How Will Artificial Intelligence and Cybersecurity Be Seen Moving Forward?


Artificial intelligence (AI) in cybersecurity can be a double-edged sword. While AI can effectively mitigate threats and prevent potential cyberattacks, criminals can also exploit the technology to their advantage – putting businesses and customers at significant risk. This, in turn, increases the need for greater security and protection.


We’re still dealing with the side effects of COVID-19, not only the pandemic itself but also the increased cases of cybercrimes happening worldwide. Cyberattacks are on the rise, with the recent Colonial Pipeline and Pulse Secure VPN attacks being added to SolarWinds and Microsoft Exchange Server as notable attacks with far reaching consequences.

Cybersecurity Threats Continue to Evolve

In 2020, the United States experienced 1001 data breach cases, and 155.8 million individuals faced data exposure (accidentally revealing sensitive information). The FBI saw a fourfold increase in cybersecurity complaints during the COVID-19 outbreak, and according to a recent McAfee report, global losses due to cybercrimes have surpassed $1 trillion.


Cyber threats continue to become more sophisticated, as malicious actors have learned to use AI more effectively, including initiating attacks and gathering business intelligence. Even more nefarious, they use AI to conceal malicious code that is programmed to execute at a later date and create intelligent malware programs that can adapt accordingly during an attack.

What Role Does AI Play in Cybersecurity?

With more online activity and devices being used today than ever before, it can be challenging to defend your business against unknown threats. Advanced cloud features, the 5G rollout, and the internet of things (IoT) continue ramping up around the world and cybercriminals are constantly seeking ways to take advantage of unsuspecting users. To better protect their networks and users against cyberattacks, organizations are turning to AI and machine learning to detect and respond to threats in real time.

The amount of data that exists today is beyond what humans can monitor and defend. A self-learning, AI-based cybersecurity management system is increasingly necessary for businesses to effectively protect themselves against threats. Technology can work continuously, gathering data across information systems and analyzing it to expose dangers, inventory IT assets, predict breach risks, respond to security alerts, and more.

AI can analyze mass amounts of data at lightning speed to detect security threats in real time or predict potential threats before they occur. By consuming data from various sources (structured and unstructured), machine learning techniques can help AI better “understand” cyber risks, empowering security analysts to respond faster to threats.

According to IBM, secure AI applications can provide greater accuracy in threat detection and proactively safeguard against ensuing threats. Businesses can incorporate advanced AI technology to evaluate risk levels of specific users for specific sessions. By monitoring behavior, systems can continuously verify risks and respond accordingly.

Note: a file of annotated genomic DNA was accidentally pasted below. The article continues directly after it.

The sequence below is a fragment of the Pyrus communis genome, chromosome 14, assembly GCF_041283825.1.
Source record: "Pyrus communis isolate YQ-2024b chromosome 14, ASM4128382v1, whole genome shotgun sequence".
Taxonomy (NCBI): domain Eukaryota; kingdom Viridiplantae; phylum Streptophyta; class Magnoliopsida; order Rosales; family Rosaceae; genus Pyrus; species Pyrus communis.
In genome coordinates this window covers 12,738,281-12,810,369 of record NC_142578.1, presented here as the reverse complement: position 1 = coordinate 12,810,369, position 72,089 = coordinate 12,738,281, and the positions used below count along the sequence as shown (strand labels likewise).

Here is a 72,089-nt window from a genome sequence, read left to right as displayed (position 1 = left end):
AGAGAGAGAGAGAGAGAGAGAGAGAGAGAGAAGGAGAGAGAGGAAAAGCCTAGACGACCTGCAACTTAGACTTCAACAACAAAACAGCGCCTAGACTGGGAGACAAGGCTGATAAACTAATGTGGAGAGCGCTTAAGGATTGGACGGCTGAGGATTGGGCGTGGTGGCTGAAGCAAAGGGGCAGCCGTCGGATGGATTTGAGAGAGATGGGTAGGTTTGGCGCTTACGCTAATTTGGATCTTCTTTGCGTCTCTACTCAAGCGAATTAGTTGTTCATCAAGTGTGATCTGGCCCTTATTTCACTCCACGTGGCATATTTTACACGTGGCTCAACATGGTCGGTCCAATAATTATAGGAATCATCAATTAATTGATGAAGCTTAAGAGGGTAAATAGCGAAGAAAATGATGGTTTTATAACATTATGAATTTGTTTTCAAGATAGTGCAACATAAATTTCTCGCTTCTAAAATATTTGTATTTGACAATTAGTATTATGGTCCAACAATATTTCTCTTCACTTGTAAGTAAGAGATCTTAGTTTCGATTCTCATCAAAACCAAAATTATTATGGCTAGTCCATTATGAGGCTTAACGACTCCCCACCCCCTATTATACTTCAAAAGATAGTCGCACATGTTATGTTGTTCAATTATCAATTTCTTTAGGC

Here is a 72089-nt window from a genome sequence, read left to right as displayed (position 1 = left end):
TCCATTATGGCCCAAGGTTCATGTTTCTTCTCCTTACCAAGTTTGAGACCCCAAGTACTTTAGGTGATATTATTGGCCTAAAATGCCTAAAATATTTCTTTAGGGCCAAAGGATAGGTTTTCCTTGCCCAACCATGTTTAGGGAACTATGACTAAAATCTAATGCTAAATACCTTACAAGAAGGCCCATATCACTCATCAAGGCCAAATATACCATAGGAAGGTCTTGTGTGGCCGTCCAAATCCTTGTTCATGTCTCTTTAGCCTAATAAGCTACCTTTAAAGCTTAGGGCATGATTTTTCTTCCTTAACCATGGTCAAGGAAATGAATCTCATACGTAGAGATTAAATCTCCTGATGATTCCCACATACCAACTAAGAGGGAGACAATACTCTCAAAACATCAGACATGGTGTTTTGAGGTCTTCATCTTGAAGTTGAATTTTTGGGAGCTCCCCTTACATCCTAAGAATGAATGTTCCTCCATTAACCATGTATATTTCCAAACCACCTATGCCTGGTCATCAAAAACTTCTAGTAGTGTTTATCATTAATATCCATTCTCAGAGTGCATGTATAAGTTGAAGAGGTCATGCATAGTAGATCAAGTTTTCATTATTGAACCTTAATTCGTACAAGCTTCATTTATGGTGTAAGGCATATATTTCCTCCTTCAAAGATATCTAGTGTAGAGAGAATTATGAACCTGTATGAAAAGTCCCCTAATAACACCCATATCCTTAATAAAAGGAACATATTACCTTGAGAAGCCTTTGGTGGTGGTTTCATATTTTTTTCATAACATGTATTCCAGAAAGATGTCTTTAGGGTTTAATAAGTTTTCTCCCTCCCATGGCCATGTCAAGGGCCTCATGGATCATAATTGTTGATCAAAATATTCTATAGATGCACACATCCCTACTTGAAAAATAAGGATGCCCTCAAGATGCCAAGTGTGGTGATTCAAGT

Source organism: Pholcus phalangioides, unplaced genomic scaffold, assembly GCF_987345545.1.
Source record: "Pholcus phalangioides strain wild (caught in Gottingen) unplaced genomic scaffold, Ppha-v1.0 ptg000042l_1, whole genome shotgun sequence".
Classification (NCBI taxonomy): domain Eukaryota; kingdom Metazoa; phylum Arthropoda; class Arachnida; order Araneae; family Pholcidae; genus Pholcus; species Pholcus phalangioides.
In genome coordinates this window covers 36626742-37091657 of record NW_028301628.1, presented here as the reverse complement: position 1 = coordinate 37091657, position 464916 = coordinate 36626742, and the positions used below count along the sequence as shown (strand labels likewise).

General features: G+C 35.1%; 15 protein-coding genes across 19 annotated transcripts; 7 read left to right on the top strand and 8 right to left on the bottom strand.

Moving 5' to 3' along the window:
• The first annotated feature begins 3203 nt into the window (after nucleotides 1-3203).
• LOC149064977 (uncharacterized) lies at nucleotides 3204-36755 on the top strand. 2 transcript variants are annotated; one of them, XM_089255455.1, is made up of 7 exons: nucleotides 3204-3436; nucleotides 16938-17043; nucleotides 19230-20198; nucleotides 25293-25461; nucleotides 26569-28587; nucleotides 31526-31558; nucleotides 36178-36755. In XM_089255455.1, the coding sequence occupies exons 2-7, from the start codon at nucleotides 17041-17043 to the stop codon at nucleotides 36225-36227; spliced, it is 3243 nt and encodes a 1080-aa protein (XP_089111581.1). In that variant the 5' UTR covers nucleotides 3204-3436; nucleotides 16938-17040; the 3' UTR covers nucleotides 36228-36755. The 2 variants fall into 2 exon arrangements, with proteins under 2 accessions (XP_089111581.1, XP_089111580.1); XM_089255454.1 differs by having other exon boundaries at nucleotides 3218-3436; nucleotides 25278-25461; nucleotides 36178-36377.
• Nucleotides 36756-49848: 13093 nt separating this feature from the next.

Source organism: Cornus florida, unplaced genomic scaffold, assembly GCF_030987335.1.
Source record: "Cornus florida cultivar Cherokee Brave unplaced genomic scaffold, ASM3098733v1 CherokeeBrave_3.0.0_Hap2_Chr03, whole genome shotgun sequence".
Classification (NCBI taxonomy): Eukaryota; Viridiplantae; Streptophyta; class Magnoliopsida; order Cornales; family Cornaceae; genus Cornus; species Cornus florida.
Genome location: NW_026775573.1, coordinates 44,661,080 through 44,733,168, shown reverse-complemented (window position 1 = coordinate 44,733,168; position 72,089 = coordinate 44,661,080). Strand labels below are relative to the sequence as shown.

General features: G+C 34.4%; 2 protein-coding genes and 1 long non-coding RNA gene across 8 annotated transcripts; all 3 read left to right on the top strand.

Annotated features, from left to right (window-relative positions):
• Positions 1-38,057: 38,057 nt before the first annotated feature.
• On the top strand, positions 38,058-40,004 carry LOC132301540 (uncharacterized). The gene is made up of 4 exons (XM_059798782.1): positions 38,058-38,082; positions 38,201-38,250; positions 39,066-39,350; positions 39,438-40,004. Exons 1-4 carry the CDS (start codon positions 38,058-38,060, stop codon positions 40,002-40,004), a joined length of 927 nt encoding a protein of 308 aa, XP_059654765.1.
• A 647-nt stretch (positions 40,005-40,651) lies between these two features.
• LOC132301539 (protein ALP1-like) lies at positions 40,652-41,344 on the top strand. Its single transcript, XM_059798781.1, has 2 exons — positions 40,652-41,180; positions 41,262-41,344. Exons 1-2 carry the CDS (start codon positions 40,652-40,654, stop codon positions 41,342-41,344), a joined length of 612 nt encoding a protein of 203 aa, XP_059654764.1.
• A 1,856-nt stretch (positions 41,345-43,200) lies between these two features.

Today, AI is being used in cybersecurity in the following common applications:

  1. Threat Prevention: In order to guard against threats, this technology learns every day about the billions of URL’s, Domains and IP addresses across the internet and knows which are dangerous or have a bad reputation. This continually updated intelligence is used in cybersecurity solutions to ensure that downstream, devices and networks are protected.
  2. Virus Protection: Antivirus software, included in cybersecurity solutions, uses advanced AI to anticipate, detect and instantly block even the newest threats before they can cause damage to downstream devices and networks. It learns about new actual and potential threats every single day.
  3. Web Filter: Web filtering technologies use AI intelligence to sort billions of URLs (websites) into categories. These categories are updated every day and are used to ensure that devices and networks are safe, but also used to optimize for what should be prioritized (or allowed) on networks. For example, schools will want ‘sensitive’ categories to be blocked. Every day, new websites become available, and AI technologies find them, categorize them and allow control over them to protect and optimize business networks and devices running on them.
  4. Email protection: This technique focuses on the content of emails and constantly learns about new actual and potential malware attack attempts. Cybersecurity products, such as Untangle, use this technology to ensure that spam, malware, phishing scams and other types of dangerous attempts to cause harm through emails are blocked.


Barriers to the Adoption of Artificial Intelligence in Cybersecurity

Many SMBs realize the pros to AI are numerous, however, they still believe there are barriers to introduce more AI cybersecurity measures to their organizations. Most cited are the skills gap in IT professionals who can implement and manage the more sophisticated programs and an insufficient budget for AI technologies. However, as listed above, there are numerous cost effective, robust platforms for SMBs to include in their network security platform.

The Cost of Cybersecurity for Businesses

The costs of a security breach can reach millions of dollars, much more than the costs to implement proper network security measures, yet many companies are slow to make the investment. However, cybercriminals are becoming increasingly sophisticated by using AI in their attacks. To “fight fire with fire” and stay ahead of these attacks, companies must incorporate AI into their security solutions. Once only thought to be available for large organizations, SMBs can also employ AI technology to keep their networks, employees and valuable data safe.